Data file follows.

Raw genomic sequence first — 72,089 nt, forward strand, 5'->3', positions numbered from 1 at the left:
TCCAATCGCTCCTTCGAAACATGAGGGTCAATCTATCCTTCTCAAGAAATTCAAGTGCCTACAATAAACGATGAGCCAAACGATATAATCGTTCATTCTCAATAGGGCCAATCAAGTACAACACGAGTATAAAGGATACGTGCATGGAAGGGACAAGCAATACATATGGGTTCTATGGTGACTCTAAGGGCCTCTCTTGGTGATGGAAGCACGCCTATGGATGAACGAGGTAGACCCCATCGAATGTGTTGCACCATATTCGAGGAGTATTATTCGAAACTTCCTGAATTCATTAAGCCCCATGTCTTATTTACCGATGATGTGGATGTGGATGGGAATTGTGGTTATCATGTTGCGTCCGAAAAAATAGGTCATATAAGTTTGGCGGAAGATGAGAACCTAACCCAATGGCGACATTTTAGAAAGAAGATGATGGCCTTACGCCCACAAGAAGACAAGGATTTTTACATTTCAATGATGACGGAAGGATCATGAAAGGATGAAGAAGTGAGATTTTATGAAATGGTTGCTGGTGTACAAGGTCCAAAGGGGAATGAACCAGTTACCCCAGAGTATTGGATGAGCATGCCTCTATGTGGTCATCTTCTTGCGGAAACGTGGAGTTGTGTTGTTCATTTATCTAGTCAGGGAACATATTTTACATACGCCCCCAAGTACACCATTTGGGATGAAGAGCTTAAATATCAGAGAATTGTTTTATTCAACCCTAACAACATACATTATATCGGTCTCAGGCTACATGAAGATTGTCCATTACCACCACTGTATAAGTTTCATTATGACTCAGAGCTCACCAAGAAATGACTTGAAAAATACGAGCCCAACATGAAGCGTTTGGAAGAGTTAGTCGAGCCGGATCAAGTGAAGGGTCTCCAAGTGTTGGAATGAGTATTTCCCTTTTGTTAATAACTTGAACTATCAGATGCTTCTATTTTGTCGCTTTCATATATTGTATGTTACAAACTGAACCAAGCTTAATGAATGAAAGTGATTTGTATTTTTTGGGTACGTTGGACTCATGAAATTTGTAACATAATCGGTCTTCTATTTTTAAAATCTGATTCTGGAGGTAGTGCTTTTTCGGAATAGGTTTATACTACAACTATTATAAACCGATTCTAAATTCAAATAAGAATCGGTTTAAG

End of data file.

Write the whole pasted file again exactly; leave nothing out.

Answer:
Raw genomic sequence first — 72,089 nt, forward strand, 5'->3', positions numbered from 1 at the left:
TCCAATCGCTCCTTCGAAACATGAGGGTCAATCTATCCTTCTCAAGAAATTCAAGTGCCTACAATAAACGATGAGCCAAACGATATAATCGTTCATTCTCAATAGGGCCAATCAAGTACAACACGAGTATAAAGGATACGTGCATGGAAGGGACAAGCAATACATATGGGTTCTATGGTGACTCTAAGGGCCTCTCTTGGTGATGGAAGCACGCCTATGGATGAACGAGGTAGACCCCATCGAATGTGTTGCACCATATTCGAGGAGTATTATTCGAAACTTCCTGAATTCATTAAGCCCCATGTCTTATTTACCGATGATGTGGATGTGGATGGGAATTGTGGTTATCATGTTGCGTCCGAAAAAATAGGTCATATAAGTTTGGCGGAAGATGAGAACCTAACCCAATGGCGACATTTTAGAAAGAAGATGATGGCCTTACGCCCACAAGAAGACAAGGATTTTTACATTTCAATGATGACGGAAGGATCATGAAAGGATGAAGAAGTGAGATTTTATGAAATGGTTGCTGGTGTACAAGGTCCAAAGGGGAATGAACCAGTTACCCCAGAGTATTGGATGAGCATGCCTCTATGTGGTCATCTTCTTGCGGAAACGTGGAGTTGTGTTGTTCATTTATCTAGTCAGGGAACATATTTTACATACGCCCCCAAGTACACCATTTGGGATGAAGAGCTTAAATATCAGAGAATTGTTTTATTCAACCCTAACAACATACATTATATCGGTCTCAGGCTACATGAAGATTGTCCATTACCACCACTGTATAAGTTTCATTATGACTCAGAGCTCACCAAGAAATGACTTGAAAAATACGAGCCCAACATGAAGCGTTTGGAAGAGTTAGTCGAGCCGGATCAAGTGAAGGGTCTCCAAGTGTTGGAATGAGTATTTCCCTTTTGTTAATAACTTGAACTATCAGATGCTTCTATTTTGTCGCTTTCATATATTGTATGTTACAAACTGAACCAAGCTTAATGAATGAAAGTGATTTGTATTTTTTGGGTACGTTGGACTCATGAAATTTGTAACATAATCGGTCTTCTATTTTTAAAATCTGATTCTGGAGGTAGTGCTTTTTCGGAATAGGTTTATACTACAACTATTATAAACCGATTCTAAATTCAAATAAGAATCGGTTTAAG